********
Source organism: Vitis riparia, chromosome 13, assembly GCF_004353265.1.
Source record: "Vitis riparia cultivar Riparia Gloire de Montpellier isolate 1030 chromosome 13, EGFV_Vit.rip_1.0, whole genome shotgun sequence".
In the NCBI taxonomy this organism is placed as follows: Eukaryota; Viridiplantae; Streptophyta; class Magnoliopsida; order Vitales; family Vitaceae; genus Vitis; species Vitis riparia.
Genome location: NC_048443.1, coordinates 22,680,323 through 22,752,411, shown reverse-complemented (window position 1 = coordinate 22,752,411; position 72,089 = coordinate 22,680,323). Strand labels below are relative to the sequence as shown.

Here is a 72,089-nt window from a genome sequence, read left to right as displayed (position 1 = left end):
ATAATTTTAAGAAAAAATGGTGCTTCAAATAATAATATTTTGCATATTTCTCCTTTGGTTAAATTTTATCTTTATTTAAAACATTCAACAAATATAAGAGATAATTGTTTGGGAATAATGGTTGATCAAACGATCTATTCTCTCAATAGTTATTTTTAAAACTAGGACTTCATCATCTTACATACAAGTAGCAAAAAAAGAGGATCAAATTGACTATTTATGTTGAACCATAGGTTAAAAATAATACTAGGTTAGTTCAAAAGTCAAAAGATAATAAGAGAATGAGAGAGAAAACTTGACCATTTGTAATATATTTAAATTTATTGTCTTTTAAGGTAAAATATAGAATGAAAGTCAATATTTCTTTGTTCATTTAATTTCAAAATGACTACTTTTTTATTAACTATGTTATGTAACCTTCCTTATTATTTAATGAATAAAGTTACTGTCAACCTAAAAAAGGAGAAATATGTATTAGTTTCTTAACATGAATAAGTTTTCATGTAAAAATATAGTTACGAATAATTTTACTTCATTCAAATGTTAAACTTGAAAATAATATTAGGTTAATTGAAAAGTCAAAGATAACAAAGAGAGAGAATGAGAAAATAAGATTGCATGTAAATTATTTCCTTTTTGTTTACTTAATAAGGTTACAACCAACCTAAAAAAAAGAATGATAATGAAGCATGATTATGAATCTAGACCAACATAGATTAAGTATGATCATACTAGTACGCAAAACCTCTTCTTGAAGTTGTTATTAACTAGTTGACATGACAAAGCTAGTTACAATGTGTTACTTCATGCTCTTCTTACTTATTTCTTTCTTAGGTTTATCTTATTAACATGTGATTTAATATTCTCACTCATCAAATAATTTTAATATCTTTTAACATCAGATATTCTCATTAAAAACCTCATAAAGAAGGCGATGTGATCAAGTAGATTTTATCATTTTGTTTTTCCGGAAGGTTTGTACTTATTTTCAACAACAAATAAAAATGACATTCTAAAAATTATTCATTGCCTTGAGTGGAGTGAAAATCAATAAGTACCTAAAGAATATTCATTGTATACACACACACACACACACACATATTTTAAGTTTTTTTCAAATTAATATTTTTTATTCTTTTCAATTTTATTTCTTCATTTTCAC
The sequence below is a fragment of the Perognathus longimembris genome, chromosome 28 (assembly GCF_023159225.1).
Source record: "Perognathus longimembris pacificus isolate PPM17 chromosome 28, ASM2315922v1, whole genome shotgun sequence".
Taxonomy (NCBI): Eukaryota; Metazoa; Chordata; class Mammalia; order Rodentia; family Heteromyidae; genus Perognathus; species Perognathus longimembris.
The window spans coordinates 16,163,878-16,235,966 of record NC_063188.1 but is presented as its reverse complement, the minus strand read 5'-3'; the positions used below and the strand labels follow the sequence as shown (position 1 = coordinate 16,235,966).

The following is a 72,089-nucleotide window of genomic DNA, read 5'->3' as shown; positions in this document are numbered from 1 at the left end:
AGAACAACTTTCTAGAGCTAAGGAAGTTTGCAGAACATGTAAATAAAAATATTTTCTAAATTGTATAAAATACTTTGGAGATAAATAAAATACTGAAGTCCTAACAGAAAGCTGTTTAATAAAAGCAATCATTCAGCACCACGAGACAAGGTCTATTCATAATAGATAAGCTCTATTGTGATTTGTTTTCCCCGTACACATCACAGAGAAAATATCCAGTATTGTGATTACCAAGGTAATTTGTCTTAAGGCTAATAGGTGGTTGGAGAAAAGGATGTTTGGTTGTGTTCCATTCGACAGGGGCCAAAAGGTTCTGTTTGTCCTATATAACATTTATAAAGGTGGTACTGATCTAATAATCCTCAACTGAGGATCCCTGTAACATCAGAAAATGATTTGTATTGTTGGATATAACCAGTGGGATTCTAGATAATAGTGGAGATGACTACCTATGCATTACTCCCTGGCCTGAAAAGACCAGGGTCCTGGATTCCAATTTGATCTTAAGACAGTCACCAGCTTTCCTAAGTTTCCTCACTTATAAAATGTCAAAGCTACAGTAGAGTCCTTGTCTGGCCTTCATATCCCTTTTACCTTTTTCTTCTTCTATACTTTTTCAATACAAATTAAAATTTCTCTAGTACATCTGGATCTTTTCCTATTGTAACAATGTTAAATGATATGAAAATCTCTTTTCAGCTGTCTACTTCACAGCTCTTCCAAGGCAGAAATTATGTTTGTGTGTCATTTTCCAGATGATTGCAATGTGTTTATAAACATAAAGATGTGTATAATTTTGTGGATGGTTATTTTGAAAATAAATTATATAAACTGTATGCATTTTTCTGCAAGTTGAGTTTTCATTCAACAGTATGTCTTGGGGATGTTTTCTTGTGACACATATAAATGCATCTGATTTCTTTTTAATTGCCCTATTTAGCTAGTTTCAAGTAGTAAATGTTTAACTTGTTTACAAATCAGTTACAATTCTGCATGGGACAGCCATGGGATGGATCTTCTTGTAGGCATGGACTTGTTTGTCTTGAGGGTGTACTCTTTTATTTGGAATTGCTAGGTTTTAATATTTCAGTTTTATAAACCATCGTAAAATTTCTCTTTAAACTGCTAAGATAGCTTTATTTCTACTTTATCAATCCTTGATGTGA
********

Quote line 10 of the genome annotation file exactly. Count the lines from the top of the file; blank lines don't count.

The window spans coordinates 16,163,878-16,235,966 of record NC_063188.1 but is presented as its reverse complement, the minus strand read 5'-3'; the positions used below and the strand labels follow the sequence as shown (position 1 = coordinate 16,235,966).